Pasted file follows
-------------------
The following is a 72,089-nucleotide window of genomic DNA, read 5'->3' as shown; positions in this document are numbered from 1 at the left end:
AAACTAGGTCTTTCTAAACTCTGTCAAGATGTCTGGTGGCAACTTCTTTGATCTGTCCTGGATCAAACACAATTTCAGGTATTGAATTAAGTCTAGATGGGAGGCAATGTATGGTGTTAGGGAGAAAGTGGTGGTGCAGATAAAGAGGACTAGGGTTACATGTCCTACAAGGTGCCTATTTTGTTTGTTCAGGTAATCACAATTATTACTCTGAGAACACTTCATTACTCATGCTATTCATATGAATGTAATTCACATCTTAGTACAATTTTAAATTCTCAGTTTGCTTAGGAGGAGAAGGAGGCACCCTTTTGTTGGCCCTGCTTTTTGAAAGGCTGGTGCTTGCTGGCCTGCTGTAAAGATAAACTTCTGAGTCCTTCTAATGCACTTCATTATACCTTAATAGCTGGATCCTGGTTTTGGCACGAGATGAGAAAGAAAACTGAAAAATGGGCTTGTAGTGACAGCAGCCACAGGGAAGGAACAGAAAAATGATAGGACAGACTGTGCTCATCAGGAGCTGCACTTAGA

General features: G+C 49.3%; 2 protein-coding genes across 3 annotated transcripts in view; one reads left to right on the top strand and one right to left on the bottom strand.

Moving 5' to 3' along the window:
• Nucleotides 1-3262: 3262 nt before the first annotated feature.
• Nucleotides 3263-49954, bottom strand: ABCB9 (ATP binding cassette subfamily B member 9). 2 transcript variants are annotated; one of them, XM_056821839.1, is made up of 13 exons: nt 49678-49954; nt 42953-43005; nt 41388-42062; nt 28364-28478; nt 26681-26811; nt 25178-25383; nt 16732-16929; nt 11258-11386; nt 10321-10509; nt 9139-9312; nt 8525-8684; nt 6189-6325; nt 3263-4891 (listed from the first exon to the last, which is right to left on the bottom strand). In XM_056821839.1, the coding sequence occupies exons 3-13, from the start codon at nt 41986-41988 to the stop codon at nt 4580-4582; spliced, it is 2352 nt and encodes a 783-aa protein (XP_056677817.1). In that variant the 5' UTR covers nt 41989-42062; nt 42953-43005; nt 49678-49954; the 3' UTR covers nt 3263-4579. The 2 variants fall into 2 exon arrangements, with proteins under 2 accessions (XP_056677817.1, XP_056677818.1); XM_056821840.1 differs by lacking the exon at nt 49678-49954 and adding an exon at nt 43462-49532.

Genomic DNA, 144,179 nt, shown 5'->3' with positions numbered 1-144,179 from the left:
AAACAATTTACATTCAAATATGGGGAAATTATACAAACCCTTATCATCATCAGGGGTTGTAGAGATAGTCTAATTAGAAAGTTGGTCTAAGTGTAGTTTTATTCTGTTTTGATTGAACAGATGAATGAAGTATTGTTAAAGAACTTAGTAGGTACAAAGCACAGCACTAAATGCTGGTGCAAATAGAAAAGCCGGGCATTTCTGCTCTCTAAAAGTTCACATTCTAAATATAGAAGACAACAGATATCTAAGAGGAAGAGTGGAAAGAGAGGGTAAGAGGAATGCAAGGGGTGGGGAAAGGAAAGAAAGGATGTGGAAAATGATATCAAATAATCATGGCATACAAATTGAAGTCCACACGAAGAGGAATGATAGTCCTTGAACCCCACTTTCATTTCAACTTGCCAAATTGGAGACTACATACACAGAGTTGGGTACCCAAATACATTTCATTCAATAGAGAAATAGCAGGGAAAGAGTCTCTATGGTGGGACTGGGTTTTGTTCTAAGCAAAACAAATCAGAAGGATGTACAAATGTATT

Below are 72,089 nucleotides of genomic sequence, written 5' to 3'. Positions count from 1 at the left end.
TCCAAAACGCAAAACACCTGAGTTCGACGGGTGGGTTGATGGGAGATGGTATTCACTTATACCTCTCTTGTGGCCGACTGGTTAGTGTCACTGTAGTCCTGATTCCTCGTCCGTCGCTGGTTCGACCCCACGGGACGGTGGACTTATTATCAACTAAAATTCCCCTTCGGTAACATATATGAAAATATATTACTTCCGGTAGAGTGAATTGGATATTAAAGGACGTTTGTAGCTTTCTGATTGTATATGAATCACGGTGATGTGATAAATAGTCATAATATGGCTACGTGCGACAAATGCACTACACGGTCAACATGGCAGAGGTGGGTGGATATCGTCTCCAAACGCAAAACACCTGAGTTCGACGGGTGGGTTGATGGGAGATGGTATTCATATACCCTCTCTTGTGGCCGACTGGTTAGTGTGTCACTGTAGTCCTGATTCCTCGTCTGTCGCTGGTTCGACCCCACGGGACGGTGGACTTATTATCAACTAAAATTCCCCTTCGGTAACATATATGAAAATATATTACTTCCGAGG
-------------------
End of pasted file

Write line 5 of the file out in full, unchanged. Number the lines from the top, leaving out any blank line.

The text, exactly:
• Nucleotides 1-3262: 3262 nt before the first annotated feature.